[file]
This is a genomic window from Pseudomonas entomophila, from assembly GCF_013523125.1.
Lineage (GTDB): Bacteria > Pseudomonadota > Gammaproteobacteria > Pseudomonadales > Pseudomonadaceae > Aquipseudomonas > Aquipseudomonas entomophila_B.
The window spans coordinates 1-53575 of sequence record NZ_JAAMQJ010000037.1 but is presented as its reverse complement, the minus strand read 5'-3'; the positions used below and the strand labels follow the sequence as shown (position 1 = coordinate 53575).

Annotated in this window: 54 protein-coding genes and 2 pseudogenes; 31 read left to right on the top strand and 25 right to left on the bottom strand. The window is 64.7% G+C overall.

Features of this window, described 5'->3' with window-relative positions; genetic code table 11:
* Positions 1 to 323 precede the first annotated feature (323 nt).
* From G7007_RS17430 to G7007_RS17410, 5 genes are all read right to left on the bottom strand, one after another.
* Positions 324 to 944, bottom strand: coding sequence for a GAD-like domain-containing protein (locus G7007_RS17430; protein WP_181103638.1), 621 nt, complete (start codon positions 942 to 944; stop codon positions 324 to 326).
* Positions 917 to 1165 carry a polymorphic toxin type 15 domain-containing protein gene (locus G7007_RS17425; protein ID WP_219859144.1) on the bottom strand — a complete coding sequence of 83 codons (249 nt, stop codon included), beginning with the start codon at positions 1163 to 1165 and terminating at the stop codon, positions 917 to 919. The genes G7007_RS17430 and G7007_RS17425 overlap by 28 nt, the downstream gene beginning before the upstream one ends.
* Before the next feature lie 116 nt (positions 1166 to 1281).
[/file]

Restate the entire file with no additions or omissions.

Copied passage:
This is a genomic window from Pseudomonas entomophila, from assembly GCF_013523125.1.
Lineage (GTDB): Bacteria > Pseudomonadota > Gammaproteobacteria > Pseudomonadales > Pseudomonadaceae > Aquipseudomonas > Aquipseudomonas entomophila_B.
The window spans coordinates 1-53575 of sequence record NZ_JAAMQJ010000037.1 but is presented as its reverse complement, the minus strand read 5'-3'; the positions used below and the strand labels follow the sequence as shown (position 1 = coordinate 53575).

Annotated in this window: 54 protein-coding genes and 2 pseudogenes; 31 read left to right on the top strand and 25 right to left on the bottom strand. The window is 64.7% G+C overall.

Features of this window, described 5'->3' with window-relative positions; genetic code table 11:
* Positions 1 to 323 precede the first annotated feature (323 nt).
* From G7007_RS17430 to G7007_RS17410, 5 genes are all read right to left on the bottom strand, one after another.
* Positions 324 to 944, bottom strand: coding sequence for a GAD-like domain-containing protein (locus G7007_RS17430; protein WP_181103638.1), 621 nt, complete (start codon positions 942 to 944; stop codon positions 324 to 326).
* Positions 917 to 1165 carry a polymorphic toxin type 15 domain-containing protein gene (locus G7007_RS17425; protein ID WP_219859144.1) on the bottom strand — a complete coding sequence of 83 codons (249 nt, stop codon included), beginning with the start codon at positions 1163 to 1165 and terminating at the stop codon, positions 917 to 919. The genes G7007_RS17430 and G7007_RS17425 overlap by 28 nt, the downstream gene beginning before the upstream one ends.
* Before the next feature lie 116 nt (positions 1166 to 1281).